APA Citation:

Collins, C. , 2011-05-30 "Beyond Impunity? Post-Transitional Justice and Human Rights Trials after Amnesty" Paper presented at the annual meeting of the The Law and Society Association, Westin St. Francis Hotel, San Francisco, CA <Not Available>. 2014-11-25 from http://citation.allacademic.com/meta/p495649_index.html

Publication Type: Conference Paper/Unpublished Manuscript
Review Method: Peer Reviewed
Abstract: This paper asks whether the 1980s 'transitional justice' model that applied domestic truthtelling and amnesty to past atrocity is now out of date, replaced by a trend towards greater domestic accountability. The recent experience of Latin America, in particular, suggests that settlements that privileged stability over justice in the interests of securing democratic change are now giving way. Countries where institutionalised impunity was offered to both state and non state perpetrators of massive human rights violations and violations of humanitarian law are now seeing vigorous challenges to the practice. In the Southern Cone of Latin America, domestic amnesty laws have been overturned or reinterpreted and hundreds of former military officers are on trial for disappearance, executions or torture. Practice is patchier in Central America and Peru, but everywhere the principle of suppressing prosecution of particularly egregious crimes in the name of a greater social good seems to be under challenge. Interestingly these changes, which some attribute to a coming of age of international law in the globalised era, are taking place in a post-9/11 world in which Western powers including the US are if anything increasingly hostile to the notion that human rights norms can trump domestic sovereign discretion. The paper, based on a recent book by the same author, accordingly explores the idea that domestic rather than international dynamics are driving change. The paper argues that new on the ground realities require a new framework, that of 'post-transitional justice', to explore and understand what these new processes are telling us about the causes and consequences of holding torturers to account. The framework, developed in the paper, shows how change is increasingly driven by legally-literate grassroots mobilisation rather than state policy choices. The extent and reach of change nonetheless relies on judicial receptivity and advances in rule of law, and the prospects for breakthroughs against impunity therefore depend on related developments in the judicialisation of politics and in judicial reform. Applying a political science perspective to legal processes, the paper studies legal processes as political processes and argues that mobilising histories, judicial personalities, significant anniversaries and other national political dynamics help explain why some countries have gone down the road of formal justice while others have not. The paper draws on detailed empirical evidence from Chile and El Salvador, but asks whether the framework might have wider applications. Shedding light on when, where and under what conditions rights norms turn into rights practice is of interest for both theorists and practitioners evaluating the use of national rather than international or hybrid tribunals in post-conflict and regime shift situations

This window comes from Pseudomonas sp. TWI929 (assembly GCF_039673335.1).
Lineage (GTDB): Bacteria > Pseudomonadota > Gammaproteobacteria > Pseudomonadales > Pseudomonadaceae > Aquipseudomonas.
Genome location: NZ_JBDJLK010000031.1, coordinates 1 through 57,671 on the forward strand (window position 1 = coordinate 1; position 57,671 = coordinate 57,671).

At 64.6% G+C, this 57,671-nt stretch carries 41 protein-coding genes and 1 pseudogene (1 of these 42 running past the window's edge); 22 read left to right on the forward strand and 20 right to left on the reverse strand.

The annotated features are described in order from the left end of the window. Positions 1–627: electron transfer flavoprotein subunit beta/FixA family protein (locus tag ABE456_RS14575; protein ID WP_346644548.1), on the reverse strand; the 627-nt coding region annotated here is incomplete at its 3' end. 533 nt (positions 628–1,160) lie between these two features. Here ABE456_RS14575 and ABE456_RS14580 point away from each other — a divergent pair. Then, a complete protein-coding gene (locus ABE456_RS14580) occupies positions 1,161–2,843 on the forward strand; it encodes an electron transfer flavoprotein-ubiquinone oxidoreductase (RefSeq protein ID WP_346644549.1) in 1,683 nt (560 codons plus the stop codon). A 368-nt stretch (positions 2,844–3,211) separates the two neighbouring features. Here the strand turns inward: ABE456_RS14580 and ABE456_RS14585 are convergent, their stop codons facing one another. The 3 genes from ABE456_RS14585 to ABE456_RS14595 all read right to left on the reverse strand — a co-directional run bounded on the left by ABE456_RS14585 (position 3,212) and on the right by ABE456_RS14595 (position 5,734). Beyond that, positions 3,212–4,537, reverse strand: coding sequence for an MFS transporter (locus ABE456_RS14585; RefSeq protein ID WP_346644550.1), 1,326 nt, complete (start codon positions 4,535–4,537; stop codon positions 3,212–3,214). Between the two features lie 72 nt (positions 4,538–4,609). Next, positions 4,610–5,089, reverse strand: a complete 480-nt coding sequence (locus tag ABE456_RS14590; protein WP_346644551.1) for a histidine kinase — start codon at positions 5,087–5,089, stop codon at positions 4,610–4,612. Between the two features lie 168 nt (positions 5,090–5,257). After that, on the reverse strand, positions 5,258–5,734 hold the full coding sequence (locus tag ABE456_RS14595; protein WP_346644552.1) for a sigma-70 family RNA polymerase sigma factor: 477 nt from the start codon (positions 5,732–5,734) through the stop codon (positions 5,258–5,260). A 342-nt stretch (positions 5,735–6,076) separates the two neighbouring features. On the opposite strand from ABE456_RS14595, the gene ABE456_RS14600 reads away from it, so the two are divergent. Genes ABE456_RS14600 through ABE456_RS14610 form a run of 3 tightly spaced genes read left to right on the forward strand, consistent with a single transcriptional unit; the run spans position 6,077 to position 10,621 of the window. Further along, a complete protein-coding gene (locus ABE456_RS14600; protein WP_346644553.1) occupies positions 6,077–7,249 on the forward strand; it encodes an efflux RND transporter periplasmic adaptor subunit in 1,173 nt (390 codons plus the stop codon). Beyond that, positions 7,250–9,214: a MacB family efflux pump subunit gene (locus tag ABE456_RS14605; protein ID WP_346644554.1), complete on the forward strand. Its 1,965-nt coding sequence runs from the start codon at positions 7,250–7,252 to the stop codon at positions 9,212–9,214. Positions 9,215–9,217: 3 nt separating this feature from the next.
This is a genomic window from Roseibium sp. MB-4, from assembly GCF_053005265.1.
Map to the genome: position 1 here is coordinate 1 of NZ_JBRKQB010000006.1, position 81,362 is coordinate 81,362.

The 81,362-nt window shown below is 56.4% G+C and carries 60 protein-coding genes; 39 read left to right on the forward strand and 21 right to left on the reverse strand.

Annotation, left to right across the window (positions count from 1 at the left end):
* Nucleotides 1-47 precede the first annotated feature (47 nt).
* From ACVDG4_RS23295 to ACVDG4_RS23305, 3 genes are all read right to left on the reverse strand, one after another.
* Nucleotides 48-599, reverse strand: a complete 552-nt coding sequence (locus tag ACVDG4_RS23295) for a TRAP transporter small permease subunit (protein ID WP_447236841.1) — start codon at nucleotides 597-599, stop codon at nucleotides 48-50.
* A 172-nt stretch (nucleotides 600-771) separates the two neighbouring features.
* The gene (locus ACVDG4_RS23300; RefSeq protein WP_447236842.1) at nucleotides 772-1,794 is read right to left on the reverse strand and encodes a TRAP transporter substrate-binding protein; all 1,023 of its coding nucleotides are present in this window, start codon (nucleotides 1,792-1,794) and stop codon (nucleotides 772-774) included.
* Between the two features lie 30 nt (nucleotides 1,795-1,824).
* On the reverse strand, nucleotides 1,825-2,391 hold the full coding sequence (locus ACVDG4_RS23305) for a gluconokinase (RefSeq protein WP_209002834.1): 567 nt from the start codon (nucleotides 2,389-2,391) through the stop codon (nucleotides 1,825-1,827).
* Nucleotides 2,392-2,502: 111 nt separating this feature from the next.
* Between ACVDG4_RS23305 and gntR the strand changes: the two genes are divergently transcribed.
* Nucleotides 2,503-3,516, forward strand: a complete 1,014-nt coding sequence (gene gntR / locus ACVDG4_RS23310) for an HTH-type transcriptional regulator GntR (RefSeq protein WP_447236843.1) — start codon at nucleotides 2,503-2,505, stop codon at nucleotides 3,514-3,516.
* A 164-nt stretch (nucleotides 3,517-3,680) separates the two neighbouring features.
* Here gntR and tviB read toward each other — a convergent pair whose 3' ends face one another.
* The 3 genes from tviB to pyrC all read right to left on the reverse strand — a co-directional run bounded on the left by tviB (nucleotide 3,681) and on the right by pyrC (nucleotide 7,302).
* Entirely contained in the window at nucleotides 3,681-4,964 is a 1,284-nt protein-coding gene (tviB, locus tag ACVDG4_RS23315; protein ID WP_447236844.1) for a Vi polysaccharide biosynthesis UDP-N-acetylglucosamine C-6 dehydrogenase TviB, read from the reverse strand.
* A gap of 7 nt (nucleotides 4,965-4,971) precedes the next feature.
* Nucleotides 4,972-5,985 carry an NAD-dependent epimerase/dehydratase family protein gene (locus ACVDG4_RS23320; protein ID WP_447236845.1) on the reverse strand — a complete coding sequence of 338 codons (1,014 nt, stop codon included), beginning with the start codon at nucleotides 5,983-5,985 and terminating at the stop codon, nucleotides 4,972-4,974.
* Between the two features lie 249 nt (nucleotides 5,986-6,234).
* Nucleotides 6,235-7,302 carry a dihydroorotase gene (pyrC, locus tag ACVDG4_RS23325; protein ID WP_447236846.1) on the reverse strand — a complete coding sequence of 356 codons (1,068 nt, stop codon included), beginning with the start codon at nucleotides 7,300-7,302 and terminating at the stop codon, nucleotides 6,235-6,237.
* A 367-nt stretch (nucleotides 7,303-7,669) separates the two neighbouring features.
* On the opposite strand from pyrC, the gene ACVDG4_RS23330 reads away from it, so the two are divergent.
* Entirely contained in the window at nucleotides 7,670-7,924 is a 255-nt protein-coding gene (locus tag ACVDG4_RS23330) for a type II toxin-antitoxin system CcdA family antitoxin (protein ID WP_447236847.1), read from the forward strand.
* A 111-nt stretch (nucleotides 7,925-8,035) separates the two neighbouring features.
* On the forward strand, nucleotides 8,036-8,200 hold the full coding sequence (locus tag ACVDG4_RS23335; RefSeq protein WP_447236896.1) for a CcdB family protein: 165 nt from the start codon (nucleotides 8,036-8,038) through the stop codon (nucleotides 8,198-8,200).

Similar Titles:
The European Union and Transitional Justice: Confronting Human Right Violations in Europe and Beyond

Transitional Justice as an Elite Discourse: Human Rights Practice Between the Global and the Local in Post-Conflict Nepal